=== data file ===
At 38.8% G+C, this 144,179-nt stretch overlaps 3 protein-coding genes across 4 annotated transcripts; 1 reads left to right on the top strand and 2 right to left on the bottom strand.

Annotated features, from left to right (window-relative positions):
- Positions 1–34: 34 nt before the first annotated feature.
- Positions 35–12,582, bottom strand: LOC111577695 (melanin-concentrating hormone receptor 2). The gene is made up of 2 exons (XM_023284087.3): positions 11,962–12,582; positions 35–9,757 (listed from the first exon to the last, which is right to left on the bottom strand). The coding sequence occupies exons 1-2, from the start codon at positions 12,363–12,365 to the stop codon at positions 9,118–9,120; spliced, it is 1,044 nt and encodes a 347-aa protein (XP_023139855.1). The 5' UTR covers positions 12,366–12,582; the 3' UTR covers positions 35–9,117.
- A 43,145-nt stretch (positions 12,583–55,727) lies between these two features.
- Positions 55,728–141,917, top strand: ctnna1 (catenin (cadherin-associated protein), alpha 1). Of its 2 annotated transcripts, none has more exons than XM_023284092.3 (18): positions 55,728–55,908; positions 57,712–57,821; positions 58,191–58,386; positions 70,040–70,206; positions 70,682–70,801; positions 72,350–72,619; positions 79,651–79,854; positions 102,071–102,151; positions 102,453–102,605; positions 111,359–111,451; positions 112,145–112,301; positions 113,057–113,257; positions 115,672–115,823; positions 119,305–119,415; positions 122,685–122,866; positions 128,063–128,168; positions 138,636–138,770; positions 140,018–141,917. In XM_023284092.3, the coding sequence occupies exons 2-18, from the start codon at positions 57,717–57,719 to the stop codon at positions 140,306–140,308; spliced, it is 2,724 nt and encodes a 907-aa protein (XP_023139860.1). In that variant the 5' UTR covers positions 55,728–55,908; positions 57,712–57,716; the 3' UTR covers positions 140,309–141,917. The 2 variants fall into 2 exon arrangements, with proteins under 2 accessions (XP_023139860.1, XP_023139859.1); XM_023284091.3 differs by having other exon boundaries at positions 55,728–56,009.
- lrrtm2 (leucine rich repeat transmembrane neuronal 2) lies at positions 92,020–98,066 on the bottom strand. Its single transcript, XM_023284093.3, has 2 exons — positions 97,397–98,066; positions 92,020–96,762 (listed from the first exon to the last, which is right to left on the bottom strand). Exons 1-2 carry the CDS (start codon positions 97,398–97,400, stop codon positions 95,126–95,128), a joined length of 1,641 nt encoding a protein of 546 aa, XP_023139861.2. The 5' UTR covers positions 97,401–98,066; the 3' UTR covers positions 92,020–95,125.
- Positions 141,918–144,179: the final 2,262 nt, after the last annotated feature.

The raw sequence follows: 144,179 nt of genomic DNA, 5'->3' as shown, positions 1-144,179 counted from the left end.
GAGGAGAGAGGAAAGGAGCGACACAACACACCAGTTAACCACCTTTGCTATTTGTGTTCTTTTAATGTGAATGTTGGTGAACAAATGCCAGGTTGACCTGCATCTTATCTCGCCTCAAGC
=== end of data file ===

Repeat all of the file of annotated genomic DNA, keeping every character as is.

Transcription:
At 38.8% G+C, this 144,179-nt stretch overlaps 3 protein-coding genes across 4 annotated transcripts; 1 reads left to right on the top strand and 2 right to left on the bottom strand.

Annotated features, from left to right (window-relative positions):
- Positions 1–34: 34 nt before the first annotated feature.
- Positions 35–12,582, bottom strand: LOC111577695 (melanin-concentrating hormone receptor 2). The gene is made up of 2 exons (XM_023284087.3): positions 11,962–12,582; positions 35–9,757 (listed from the first exon to the last, which is right to left on the bottom strand). The coding sequence occupies exons 1-2, from the start codon at positions 12,363–12,365 to the stop codon at positions 9,118–9,120; spliced, it is 1,044 nt and encodes a 347-aa protein (XP_023139855.1). The 5' UTR covers positions 12,366–12,582; the 3' UTR covers positions 35–9,117.
- A 43,145-nt stretch (positions 12,583–55,727) lies between these two features.
- Positions 55,728–141,917, top strand: ctnna1 (catenin (cadherin-associated protein), alpha 1). Of its 2 annotated transcripts, none has more exons than XM_023284092.3 (18): positions 55,728–55,908; positions 57,712–57,821; positions 58,191–58,386; positions 70,040–70,206; positions 70,682–70,801; positions 72,350–72,619; positions 79,651–79,854; positions 102,071–102,151; positions 102,453–102,605; positions 111,359–111,451; positions 112,145–112,301; positions 113,057–113,257; positions 115,672–115,823; positions 119,305–119,415; positions 122,685–122,866; positions 128,063–128,168; positions 138,636–138,770; positions 140,018–141,917. In XM_023284092.3, the coding sequence occupies exons 2-18, from the start codon at positions 57,717–57,719 to the stop codon at positions 140,306–140,308; spliced, it is 2,724 nt and encodes a 907-aa protein (XP_023139860.1). In that variant the 5' UTR covers positions 55,728–55,908; positions 57,712–57,716; the 3' UTR covers positions 140,309–141,917. The 2 variants fall into 2 exon arrangements, with proteins under 2 accessions (XP_023139860.1, XP_023139859.1); XM_023284091.3 differs by having other exon boundaries at positions 55,728–56,009.
- lrrtm2 (leucine rich repeat transmembrane neuronal 2) lies at positions 92,020–98,066 on the bottom strand. Its single transcript, XM_023284093.3, has 2 exons — positions 97,397–98,066; positions 92,020–96,762 (listed from the first exon to the last, which is right to left on the bottom strand). Exons 1-2 carry the CDS (start codon positions 97,398–97,400, stop codon positions 95,126–95,128), a joined length of 1,641 nt encoding a protein of 546 aa, XP_023139861.2. The 5' UTR covers positions 97,401–98,066; the 3' UTR covers positions 92,020–95,125.
- Positions 141,918–144,179: the final 2,262 nt, after the last annotated feature.

The raw sequence follows: 144,179 nt of genomic DNA, 5'->3' as shown, positions 1-144,179 counted from the left end.
GAGGAGAGAGGAAAGGAGCGACACAACACACCAGTTAACCACCTTTGCTATTTGTGTTCTTTTAATGTGAATGTTGGTGAACAAATGCCAGGTTGACCTGCATCTTATCTCGCCTCAAGC